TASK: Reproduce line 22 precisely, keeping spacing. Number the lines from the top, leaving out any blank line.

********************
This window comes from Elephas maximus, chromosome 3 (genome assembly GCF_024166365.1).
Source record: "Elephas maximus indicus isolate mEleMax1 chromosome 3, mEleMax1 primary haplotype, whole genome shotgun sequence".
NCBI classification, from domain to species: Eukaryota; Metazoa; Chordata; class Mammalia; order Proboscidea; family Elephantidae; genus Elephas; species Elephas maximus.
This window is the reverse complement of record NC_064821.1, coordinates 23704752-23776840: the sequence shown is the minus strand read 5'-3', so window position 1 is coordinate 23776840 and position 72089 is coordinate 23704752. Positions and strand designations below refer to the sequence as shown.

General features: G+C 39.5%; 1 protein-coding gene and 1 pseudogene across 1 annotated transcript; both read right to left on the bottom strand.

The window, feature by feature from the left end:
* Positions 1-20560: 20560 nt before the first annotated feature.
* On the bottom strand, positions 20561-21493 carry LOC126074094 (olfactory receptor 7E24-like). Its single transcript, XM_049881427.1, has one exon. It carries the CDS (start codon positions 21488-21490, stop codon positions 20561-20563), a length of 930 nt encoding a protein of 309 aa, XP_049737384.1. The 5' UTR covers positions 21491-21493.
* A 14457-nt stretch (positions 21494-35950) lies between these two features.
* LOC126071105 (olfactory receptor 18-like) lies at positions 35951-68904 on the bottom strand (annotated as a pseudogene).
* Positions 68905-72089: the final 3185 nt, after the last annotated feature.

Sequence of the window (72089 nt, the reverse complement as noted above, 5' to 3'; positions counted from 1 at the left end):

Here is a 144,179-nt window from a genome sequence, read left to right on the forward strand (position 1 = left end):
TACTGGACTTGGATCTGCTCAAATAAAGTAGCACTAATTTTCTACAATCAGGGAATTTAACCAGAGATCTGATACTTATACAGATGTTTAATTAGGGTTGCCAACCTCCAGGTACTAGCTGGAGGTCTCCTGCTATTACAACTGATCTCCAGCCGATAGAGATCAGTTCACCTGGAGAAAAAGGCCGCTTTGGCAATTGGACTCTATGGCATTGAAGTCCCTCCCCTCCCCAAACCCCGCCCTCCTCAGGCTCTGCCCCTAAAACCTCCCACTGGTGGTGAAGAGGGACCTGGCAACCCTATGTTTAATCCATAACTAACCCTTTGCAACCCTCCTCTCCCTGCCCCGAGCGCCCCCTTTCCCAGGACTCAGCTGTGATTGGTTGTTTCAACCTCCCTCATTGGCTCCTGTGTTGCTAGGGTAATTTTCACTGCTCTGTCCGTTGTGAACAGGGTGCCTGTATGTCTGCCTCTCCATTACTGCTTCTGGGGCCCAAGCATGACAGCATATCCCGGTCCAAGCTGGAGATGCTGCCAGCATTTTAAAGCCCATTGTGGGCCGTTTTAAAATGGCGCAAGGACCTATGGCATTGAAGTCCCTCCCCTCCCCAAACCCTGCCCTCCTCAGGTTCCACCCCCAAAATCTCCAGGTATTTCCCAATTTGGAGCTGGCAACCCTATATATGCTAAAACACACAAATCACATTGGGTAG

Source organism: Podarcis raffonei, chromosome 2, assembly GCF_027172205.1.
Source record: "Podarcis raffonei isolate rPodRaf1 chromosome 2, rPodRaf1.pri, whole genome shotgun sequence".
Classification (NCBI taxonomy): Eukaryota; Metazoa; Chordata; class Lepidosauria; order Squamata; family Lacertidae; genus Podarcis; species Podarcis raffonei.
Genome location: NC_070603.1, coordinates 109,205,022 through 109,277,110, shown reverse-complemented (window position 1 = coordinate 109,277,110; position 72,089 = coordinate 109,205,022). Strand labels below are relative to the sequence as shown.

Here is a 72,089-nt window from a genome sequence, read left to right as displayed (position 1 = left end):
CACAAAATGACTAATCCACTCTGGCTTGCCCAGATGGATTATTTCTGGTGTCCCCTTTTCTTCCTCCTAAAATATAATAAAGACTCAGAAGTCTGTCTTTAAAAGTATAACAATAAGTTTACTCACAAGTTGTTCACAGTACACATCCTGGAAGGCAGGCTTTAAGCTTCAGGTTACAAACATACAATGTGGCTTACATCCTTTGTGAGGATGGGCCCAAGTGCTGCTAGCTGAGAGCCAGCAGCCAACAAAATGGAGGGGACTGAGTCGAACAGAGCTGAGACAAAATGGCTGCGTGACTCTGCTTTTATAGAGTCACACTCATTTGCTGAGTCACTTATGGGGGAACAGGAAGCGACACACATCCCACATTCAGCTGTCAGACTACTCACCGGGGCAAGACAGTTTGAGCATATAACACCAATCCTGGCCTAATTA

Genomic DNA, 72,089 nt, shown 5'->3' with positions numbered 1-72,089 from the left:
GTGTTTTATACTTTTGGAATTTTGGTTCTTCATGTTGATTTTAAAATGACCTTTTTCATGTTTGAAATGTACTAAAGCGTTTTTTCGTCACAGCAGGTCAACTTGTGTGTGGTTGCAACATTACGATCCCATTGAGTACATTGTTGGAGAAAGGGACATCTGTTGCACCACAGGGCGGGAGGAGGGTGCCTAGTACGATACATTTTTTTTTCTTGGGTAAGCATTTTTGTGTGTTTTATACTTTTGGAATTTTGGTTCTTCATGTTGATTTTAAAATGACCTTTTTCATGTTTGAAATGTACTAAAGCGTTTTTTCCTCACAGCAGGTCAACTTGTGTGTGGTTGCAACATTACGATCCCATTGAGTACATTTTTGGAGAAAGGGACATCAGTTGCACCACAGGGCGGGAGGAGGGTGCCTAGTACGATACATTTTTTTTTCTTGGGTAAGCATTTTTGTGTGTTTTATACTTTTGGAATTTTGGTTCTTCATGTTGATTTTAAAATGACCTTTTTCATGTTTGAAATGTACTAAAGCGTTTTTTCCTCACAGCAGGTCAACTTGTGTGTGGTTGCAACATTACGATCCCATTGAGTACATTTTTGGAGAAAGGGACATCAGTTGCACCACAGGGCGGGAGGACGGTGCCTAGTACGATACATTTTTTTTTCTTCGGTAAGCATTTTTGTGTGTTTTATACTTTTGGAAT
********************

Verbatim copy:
GTGTTTTATACTTTTGGAATTTTGGTTCTTCATGTTGATTTTAAAATGACCTTTTTCATGTTTGAAATGTACTAAAGCGTTTTTTCGTCACAGCAGGTCAACTTGTGTGTGGTTGCAACATTACGATCCCATTGAGTACATTGTTGGAGAAAGGGACATCTGTTGCACCACAGGGCGGGAGGAGGGTGCCTAGTACGATACATTTTTTTTTCTTGGGTAAGCATTTTTGTGTGTTTTATACTTTTGGAATTTTGGTTCTTCATGTTGATTTTAAAATGACCTTTTTCATGTTTGAAATGTACTAAAGCGTTTTTTCCTCACAGCAGGTCAACTTGTGTGTGGTTGCAACATTACGATCCCATTGAGTACATTTTTGGAGAAAGGGACATCAGTTGCACCACAGGGCGGGAGGAGGGTGCCTAGTACGATACATTTTTTTTTCTTGGGTAAGCATTTTTGTGTGTTTTATACTTTTGGAATTTTGGTTCTTCATGTTGATTTTAAAATGACCTTTTTCATGTTTGAAATGTACTAAAGCGTTTTTTCCTCACAGCAGGTCAACTTGTGTGTGGTTGCAACATTACGATCCCATTGAGTACATTTTTGGAGAAAGGGACATCAGTTGCACCACAGGGCGGGAGGACGGTGCCTAGTACGATACATTTTTTTTTCTTCGGTAAGCATTTTTGTGTGTTTTATACTTTTGGAAT